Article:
By Erin Petenko
In the Q&A period, David Hughes, a professor in the Department of Anthropology, said Barchi’s claim that faculty are the “heart and soul” of the University was not reflected in their salaries.
He said the median salary for full professors is in the 91st percentile, while salaries for associate professors are in the 94th percentile. Salaries for assistant professors were in the mid-range, 50th to 60th percentile.
In response to a question about retaining faculty and raising salaries, Barchi said he was trying to be responsive. But he could not guarantee anything.
“Every time you ask me to do something, I have to not do something else,” he said.
During the protest, Hughes said the funding for professors’ salaries should come from the University’s spending on athletics.
Hughes also challenged Rutgers’ spending on athletics, which he said also endangers students’ brain health.
“I believe that we’re not so cynical to exploit these young men’s bodies for profit,” he said. “Why are we doing this? Why are we putting their bodies, their cognitive abilities, at risk?”
He pointed to football head coach Kyle Flood’s recent contract extension as an example of overspending. Meanwhile, Rutgers cut the library budget for new books and databases.
Lucye Millerand, president of the Union of Rutgers Administrators, said many union members are taking home less than they did in 2008 when they factor in health care and pension costs. They have had a salary freeze for the past two years.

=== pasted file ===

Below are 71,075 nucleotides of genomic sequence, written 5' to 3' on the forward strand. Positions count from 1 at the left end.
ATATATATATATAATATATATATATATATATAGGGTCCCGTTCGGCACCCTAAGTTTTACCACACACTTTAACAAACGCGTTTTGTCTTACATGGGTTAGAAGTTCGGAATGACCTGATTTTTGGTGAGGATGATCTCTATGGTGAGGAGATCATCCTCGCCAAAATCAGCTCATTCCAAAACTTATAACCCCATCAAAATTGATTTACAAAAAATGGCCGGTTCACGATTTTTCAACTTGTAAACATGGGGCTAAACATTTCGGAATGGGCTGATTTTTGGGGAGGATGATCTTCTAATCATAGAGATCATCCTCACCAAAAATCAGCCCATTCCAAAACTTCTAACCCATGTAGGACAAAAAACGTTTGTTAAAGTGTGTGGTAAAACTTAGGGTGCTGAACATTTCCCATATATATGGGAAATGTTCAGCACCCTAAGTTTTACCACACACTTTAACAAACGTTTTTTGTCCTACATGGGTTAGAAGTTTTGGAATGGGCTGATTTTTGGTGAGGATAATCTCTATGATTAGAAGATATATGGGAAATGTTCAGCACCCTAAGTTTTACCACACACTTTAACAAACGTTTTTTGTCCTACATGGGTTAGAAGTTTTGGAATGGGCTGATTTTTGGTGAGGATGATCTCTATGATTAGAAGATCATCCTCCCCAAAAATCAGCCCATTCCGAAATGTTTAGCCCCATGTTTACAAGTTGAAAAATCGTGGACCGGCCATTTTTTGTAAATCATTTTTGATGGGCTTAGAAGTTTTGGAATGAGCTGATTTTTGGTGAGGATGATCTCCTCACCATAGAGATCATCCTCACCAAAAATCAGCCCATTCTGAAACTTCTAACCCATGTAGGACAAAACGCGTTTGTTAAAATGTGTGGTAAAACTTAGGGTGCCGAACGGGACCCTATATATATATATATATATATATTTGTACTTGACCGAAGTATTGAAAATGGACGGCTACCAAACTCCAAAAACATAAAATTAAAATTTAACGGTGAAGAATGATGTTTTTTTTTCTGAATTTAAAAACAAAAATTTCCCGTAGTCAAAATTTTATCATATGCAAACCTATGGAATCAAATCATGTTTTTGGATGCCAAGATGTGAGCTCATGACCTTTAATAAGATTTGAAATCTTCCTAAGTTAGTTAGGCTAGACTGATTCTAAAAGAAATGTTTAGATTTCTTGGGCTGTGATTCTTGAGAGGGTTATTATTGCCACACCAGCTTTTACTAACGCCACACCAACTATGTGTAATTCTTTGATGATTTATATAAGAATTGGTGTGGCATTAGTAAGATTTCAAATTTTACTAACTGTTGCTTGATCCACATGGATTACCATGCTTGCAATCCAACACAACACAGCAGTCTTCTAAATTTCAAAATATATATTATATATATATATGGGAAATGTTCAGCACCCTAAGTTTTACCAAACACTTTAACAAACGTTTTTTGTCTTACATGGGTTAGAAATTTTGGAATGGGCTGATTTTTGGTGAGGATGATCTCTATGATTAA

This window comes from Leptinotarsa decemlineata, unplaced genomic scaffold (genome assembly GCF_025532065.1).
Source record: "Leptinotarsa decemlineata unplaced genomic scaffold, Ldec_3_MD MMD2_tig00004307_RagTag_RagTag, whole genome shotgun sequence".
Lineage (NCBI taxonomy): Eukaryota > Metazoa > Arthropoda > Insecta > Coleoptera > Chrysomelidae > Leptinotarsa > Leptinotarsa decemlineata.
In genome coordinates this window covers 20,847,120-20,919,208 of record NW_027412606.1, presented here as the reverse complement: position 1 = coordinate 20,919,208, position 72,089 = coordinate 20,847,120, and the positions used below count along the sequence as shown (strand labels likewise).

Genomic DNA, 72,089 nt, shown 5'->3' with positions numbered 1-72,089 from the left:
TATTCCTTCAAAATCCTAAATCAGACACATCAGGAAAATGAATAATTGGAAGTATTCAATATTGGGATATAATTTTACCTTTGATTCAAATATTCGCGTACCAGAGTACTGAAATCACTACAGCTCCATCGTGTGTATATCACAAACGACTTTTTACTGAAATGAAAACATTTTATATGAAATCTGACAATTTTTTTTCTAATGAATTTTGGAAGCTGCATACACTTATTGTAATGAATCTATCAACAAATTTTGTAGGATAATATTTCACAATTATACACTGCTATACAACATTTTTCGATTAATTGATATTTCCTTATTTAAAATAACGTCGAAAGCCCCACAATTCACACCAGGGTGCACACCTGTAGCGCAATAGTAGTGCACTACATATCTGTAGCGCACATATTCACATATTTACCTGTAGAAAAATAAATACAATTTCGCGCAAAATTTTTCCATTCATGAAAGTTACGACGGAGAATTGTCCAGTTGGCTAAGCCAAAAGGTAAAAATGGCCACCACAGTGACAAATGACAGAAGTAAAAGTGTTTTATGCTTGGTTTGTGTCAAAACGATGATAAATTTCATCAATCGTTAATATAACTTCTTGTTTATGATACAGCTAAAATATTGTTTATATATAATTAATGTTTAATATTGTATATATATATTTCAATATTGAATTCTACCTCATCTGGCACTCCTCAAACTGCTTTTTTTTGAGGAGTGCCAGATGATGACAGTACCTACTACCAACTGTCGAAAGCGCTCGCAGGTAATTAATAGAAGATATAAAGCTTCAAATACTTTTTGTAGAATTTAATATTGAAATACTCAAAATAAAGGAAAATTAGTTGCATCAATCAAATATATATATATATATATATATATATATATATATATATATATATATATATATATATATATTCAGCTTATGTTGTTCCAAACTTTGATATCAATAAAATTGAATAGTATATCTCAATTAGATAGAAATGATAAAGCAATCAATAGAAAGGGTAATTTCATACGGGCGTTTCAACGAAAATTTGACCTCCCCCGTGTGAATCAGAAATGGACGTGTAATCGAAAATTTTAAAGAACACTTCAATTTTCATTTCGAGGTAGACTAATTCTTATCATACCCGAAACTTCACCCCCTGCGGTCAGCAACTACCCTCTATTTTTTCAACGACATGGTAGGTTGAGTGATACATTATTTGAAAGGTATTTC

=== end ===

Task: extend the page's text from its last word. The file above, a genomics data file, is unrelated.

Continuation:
Rutgers has more than 15,000 staff members, including dining hall workers, library staff and the staff of academic departments, according to Rutgers official website.
The $1 billion Rutgers holds in reserve is the result of pay cuts to staff members, she said.
“That money was stolen from our pockets,” she said.
Stephen Moorman, associate professor at Robert Wood Johnson Medical School, is frustrated that Rutgers continues to refer to him and other faculty as “legacy [University of Medicine and Dentistry of New Jersey]” staff members rather than full Rutgers professors.
The faculty at RBHS is negotiating separately for their contract with Rutgers. They are fighting over the compensation system, which Rutgers says should be based on productivity.
But Rutgers defines productivity in terms of numbers – the number of published works, the number of classes they teach or the amount they bring in for the clinic, he said.
The definition does not include the work they do outside of the office to prepare, or the value they bring teaching students in the clinic.
“The administration wants to computerize everything,” he said.